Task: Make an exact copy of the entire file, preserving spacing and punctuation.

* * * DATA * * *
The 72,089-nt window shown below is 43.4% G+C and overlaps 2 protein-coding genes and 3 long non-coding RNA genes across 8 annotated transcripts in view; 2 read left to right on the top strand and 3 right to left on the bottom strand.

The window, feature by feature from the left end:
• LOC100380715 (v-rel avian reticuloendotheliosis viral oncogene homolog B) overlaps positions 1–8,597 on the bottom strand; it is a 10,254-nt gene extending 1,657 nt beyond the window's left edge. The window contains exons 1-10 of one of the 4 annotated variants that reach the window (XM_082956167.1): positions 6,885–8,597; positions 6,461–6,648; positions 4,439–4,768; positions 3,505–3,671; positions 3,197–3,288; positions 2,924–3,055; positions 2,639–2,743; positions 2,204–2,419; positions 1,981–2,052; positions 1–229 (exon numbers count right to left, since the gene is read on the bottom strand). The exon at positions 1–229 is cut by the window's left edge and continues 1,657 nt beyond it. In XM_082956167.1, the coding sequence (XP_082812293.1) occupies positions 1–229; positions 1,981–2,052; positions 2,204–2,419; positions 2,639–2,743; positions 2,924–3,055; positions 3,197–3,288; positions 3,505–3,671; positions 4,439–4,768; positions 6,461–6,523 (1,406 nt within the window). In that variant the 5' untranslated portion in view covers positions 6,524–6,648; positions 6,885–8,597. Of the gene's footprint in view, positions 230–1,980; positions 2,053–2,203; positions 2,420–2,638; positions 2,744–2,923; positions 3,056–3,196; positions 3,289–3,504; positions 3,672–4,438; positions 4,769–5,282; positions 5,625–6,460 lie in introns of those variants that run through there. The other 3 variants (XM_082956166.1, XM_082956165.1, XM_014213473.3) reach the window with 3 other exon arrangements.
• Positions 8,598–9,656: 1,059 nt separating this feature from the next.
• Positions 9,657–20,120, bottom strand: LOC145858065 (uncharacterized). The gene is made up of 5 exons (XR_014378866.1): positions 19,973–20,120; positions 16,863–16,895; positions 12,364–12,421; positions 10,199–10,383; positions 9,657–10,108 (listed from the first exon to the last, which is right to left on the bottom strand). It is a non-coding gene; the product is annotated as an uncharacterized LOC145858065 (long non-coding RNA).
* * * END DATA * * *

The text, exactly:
The 72,089-nt window shown below is 43.4% G+C and overlaps 2 protein-coding genes and 3 long non-coding RNA genes across 8 annotated transcripts in view; 2 read left to right on the top strand and 3 right to left on the bottom strand.

The window, feature by feature from the left end:
• LOC100380715 (v-rel avian reticuloendotheliosis viral oncogene homolog B) overlaps positions 1–8,597 on the bottom strand; it is a 10,254-nt gene extending 1,657 nt beyond the window's left edge. The window contains exons 1-10 of one of the 4 annotated variants that reach the window (XM_082956167.1): positions 6,885–8,597; positions 6,461–6,648; positions 4,439–4,768; positions 3,505–3,671; positions 3,197–3,288; positions 2,924–3,055; positions 2,639–2,743; positions 2,204–2,419; positions 1,981–2,052; positions 1–229 (exon numbers count right to left, since the gene is read on the bottom strand). The exon at positions 1–229 is cut by the window's left edge and continues 1,657 nt beyond it. In XM_082956167.1, the coding sequence (XP_082812293.1) occupies positions 1–229; positions 1,981–2,052; positions 2,204–2,419; positions 2,639–2,743; positions 2,924–3,055; positions 3,197–3,288; positions 3,505–3,671; positions 4,439–4,768; positions 6,461–6,523 (1,406 nt within the window). In that variant the 5' untranslated portion in view covers positions 6,524–6,648; positions 6,885–8,597. Of the gene's footprint in view, positions 230–1,980; positions 2,053–2,203; positions 2,420–2,638; positions 2,744–2,923; positions 3,056–3,196; positions 3,289–3,504; positions 3,672–4,438; positions 4,769–5,282; positions 5,625–6,460 lie in introns of those variants that run through there. The other 3 variants (XM_082956166.1, XM_082956165.1, XM_014213473.3) reach the window with 3 other exon arrangements.
• Positions 8,598–9,656: 1,059 nt separating this feature from the next.
• Positions 9,657–20,120, bottom strand: LOC145858065 (uncharacterized). The gene is made up of 5 exons (XR_014378866.1): positions 19,973–20,120; positions 16,863–16,895; positions 12,364–12,421; positions 10,199–10,383; positions 9,657–10,108 (listed from the first exon to the last, which is right to left on the bottom strand). It is a non-coding gene; the product is annotated as an uncharacterized LOC145858065 (long non-coding RNA).